Sandra Jan Geisbush
Helms Community Learning Center, Houston
Encino Park Elementary, San Antonio
Criselda Valdez Ashley Clayburn E.S. Post Elementary, Houston
Ashley Pryor Otice Parker Intermediate School, Houston
Oak Grove Elementary, San Antonio
Sandra Day O'Connor High School, Helotes
David Crockett Elementary, San Antonio
Gain the Leading Edge As the new TASA president, I want to welcome and invite you to join me on the leading edge of education. As we embark on the 78th Texas Legislative Session, there are vast challenges facing public education. There is a growing need and demand for educators to demonstrate their willingness to speak in support of our public schools and provide the leadership necessary to make changes that are desperately needed. As we begin a new school year, few Texans realize that as many as 400 of the 1,040 school districts—educating more than half of the students in Texas—are at the $1.50 property tax cap. These districts have no alternative but to begin cutting programs as their financial burdens increase. In addition, the Texas Assessment of Knowledge and Skills (TAKS) will be implemented in the spring of 2003 for the first time. Early indicators suggest that a higher percentage of Texas pupils are likely to fail this test than failed the previously used Texas Assessment of Academic Skills (TAAS). With classrooms that already are overcrowded and have a growing shortage of qualified teachers, Texas schools are struggling to prepare students for the all-important TAKS. In an effort to lay the groundwork as the 2003 Legislative Session approaches in January, TASA and the Texas Association of School Boards (TASB) have initiated a grassroots campaign seeking support from legislators to increase the state’s share of funding for public education. “Take the Pledge” is designed to educate and persuade legislators that additional revenue for public schools must occur during this legislative session if students are expected to reach high levels of achievement. The purpose of the grassroots campaign is to encourage administrators and school board members to meet with their local lawmakers to discuss the current school funding process and explain why additional revenue is so desperately needed. All members of the House and Senate, including the governor, lt. governor, and speaker, will be asked by our members to hear our story and sign a card that pledges their support for new dollars for public education. As school leaders we must embrace accountability and understand and participate in the political process. We must actively participate in the Texas Association of School Administrators. Let us help you to continue to develop your leadership edge. Membership in TASA gives all of us the opportunity to connect with one another and provide peer support. Take time—make time—to sharpen your skills with the unparalleled leadership opportunities provided by your association. You’ll be glad you did!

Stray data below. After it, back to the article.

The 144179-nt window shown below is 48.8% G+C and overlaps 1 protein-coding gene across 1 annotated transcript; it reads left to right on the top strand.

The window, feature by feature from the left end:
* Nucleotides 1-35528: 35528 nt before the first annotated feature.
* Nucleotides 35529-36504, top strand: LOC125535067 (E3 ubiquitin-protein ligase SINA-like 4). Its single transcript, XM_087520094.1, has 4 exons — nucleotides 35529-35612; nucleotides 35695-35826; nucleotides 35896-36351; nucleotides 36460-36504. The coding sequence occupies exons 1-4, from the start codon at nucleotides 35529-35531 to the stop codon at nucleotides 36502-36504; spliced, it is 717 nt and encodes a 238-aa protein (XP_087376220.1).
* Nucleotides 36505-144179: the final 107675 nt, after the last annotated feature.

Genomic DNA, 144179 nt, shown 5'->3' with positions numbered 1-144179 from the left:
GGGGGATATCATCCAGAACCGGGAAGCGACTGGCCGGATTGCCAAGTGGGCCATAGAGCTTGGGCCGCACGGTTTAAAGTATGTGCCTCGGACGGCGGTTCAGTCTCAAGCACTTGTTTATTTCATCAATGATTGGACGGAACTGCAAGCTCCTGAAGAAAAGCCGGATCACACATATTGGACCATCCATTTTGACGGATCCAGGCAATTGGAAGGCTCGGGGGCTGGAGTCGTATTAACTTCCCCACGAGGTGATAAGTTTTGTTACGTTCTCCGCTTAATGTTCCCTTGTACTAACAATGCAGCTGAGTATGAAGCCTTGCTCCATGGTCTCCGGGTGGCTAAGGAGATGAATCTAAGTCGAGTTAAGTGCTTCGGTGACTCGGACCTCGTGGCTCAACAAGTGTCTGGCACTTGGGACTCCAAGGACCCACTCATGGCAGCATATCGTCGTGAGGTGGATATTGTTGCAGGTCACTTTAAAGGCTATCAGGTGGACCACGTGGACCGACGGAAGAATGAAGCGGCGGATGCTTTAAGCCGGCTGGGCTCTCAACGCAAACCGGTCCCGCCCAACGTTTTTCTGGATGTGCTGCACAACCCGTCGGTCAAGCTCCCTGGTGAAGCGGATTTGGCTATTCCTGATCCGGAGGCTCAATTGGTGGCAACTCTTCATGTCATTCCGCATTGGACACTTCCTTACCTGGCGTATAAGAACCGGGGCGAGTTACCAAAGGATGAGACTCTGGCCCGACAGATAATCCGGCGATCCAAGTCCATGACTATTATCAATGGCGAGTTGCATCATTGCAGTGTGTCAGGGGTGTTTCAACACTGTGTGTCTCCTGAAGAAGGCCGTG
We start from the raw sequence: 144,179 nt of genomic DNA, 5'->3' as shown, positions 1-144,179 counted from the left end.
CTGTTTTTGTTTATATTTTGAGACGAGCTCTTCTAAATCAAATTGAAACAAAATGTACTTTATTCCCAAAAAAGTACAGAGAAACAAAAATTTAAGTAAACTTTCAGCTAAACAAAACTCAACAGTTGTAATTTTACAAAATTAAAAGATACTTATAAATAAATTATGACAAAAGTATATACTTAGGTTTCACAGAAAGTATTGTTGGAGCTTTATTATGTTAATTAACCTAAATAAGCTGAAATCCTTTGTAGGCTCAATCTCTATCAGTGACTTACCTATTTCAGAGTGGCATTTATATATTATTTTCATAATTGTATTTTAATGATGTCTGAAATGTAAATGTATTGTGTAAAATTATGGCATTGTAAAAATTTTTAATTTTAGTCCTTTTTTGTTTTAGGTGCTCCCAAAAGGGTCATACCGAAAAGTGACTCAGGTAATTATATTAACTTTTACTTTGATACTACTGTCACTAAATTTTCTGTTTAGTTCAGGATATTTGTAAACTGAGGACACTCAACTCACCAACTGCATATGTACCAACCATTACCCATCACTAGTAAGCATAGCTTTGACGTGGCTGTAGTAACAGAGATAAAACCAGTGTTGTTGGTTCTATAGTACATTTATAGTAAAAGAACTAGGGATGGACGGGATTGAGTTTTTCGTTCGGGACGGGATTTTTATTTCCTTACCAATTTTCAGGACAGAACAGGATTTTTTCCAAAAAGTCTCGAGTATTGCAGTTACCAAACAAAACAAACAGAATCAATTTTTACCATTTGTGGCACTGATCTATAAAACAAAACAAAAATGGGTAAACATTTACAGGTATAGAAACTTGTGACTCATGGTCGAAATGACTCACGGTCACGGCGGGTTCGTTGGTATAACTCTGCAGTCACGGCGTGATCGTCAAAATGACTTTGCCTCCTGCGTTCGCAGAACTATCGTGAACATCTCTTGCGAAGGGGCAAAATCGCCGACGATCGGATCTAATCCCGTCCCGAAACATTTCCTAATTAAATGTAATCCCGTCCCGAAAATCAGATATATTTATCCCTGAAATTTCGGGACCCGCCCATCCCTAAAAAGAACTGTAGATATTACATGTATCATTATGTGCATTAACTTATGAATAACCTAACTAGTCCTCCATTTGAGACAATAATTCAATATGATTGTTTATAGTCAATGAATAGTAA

SUMMER 2002 9
(ma•s n•re) Building Schools
Knowledge Masonry Exceeding your expectations. Satisfying your clients
Executive Director’s VIEW
New Initiatives As we begin another school year and, at TASA, another membership year, 2002-2003 presents many exciting opportunities for your professional association to serve you. Several new initiatives are underway, and the 78th Legislature is just several months away. As I write these remarks, we are tallying the results of TASA’s biennial legislative survey. These results will be presented to the TASA Legislative Committee at the end of September and will provide the cornerstone for the association’s legislative priorities to be developed later this fall. Foremost among the items on our legislative agenda is the grassroots campaign seeking support from legislators to increase public education funding during the 2003 legislative session. “Take the Pledge” is a joint effort of TASA and TASB that is designed to educate and persuade legislators that additional revenue for schools is an absolute necessity if our students are to continue to have access to high quality instructional programs. The “Report Card on Texas Education” portrays a vivid picture for policymakers and the general public about the ever-increasing budget constraints faced by local districts. We enlist your support in this important effort as we approach the coming session. One of the ways to achieve success on critical policy issues is through timely, effective communication with our members. Recently, superintendents received an announcement that the state level content on our electronic communications and document management system, the Texas EduPortal, is now available at no cost to TASA members in school districts and regional education service centers. This tool, coupled with an online forum that is now being tested with participants in TASA’s Technology Leadership Academy, will provide access to the latest legislative information and impact analyses during the coming session. Please take advantage of the opportunity to enroll in the Texas EduPortal at the online enrollment center on the TASA Website. TASA’s other technology initiatives, including the multi-language translation library of forms to enhance parent and student communication, the online job application and applicant management system (Texas REAP), and the ongoing Technology Leadership Academy for superintendents and principals, offer one-of-kind, cost-effective opportunities for Texas districts. Stop by the TASA services booth at the TASA/TASB Convention or call our office for more information. Finally, as we approach the 2003 legislative session, I want to express my gratitude, on behalf of all TASA members, to Louann Martinez for 14 years of untiring service and commitment in her advocacy of legislative and state policy issues for the association. Her efforts have made a difference for Texas public schools and the children we serve! We look forward to seeing you in Dallas and to serving you in the year ahead.